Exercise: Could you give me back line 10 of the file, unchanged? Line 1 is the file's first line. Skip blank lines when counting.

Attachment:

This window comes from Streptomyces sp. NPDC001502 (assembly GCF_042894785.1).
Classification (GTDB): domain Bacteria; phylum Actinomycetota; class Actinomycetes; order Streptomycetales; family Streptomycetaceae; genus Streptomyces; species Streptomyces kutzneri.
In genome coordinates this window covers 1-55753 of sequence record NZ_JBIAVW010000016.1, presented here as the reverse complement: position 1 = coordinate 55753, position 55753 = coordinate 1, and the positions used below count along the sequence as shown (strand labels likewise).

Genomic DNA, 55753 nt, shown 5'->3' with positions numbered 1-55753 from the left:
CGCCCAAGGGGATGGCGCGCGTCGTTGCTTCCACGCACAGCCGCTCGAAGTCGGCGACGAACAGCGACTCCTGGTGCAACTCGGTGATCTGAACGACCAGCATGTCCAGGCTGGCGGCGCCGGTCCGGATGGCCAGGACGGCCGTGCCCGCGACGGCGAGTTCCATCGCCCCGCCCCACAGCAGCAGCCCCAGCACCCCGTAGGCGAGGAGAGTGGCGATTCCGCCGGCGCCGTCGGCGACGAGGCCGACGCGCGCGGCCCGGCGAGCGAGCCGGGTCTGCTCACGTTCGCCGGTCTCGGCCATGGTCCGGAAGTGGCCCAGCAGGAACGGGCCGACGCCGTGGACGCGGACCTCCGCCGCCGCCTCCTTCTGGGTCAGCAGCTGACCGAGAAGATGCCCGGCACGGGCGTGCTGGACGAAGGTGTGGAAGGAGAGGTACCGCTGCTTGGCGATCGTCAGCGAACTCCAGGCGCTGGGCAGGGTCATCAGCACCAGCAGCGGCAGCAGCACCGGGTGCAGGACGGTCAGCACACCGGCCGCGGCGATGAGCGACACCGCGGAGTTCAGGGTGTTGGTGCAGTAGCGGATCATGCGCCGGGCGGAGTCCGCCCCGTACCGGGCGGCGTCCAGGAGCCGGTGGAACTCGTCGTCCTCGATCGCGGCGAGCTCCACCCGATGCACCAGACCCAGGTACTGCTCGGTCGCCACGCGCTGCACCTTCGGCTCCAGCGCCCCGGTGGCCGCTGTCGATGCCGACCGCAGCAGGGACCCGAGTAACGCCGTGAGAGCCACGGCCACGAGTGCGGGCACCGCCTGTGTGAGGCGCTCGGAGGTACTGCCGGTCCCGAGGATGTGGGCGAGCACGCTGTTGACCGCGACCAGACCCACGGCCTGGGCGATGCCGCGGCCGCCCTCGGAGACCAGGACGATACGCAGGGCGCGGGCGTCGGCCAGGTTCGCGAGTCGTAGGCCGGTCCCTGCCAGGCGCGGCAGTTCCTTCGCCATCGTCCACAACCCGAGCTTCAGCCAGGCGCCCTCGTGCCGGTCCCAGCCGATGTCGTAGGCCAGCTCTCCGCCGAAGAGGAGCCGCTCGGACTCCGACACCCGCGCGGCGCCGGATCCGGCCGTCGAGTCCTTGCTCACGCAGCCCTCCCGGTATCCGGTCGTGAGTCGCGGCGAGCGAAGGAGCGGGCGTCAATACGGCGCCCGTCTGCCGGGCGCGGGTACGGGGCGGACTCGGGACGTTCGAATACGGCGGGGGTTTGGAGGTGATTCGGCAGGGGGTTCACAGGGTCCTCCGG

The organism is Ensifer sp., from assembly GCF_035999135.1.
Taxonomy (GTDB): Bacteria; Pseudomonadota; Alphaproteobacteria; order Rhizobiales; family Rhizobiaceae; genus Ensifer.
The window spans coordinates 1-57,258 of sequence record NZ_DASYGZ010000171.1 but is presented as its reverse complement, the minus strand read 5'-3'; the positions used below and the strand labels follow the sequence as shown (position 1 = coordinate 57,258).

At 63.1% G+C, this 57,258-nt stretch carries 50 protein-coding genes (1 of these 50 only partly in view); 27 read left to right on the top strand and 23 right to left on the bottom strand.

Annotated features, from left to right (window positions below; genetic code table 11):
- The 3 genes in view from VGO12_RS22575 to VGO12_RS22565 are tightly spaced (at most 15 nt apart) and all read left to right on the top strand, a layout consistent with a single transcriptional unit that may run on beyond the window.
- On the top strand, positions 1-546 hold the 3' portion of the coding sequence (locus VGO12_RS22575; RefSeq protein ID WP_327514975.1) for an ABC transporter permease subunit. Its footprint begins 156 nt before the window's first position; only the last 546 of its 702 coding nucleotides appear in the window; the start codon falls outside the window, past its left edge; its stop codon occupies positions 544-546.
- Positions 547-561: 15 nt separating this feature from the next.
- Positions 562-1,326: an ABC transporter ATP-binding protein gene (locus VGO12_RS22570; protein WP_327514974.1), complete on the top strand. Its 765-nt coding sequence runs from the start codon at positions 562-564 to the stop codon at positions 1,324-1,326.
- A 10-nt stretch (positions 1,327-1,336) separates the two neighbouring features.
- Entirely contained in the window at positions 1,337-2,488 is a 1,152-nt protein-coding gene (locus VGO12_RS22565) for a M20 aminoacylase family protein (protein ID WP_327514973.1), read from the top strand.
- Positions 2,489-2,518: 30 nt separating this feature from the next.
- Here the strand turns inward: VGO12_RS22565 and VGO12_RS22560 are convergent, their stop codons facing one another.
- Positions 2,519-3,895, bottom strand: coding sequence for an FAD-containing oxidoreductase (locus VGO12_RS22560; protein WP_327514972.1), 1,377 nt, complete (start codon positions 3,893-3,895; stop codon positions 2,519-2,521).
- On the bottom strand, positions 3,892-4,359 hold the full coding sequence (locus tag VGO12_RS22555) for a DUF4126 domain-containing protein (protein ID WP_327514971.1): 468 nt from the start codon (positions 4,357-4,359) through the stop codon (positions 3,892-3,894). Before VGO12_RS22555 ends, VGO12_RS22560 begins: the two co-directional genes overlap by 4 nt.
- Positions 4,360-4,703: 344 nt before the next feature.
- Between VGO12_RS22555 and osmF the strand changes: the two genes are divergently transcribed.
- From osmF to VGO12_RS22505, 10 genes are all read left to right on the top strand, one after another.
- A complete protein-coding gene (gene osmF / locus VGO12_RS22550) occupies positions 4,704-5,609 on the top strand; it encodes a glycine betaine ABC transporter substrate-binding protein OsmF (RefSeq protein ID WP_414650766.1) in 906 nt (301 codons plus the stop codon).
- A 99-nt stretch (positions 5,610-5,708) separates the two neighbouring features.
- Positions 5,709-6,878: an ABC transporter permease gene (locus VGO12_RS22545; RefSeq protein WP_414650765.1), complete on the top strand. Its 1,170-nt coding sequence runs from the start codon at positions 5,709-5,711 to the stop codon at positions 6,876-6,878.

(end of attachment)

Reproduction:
Annotated features, from left to right (window positions below; genetic code table 11):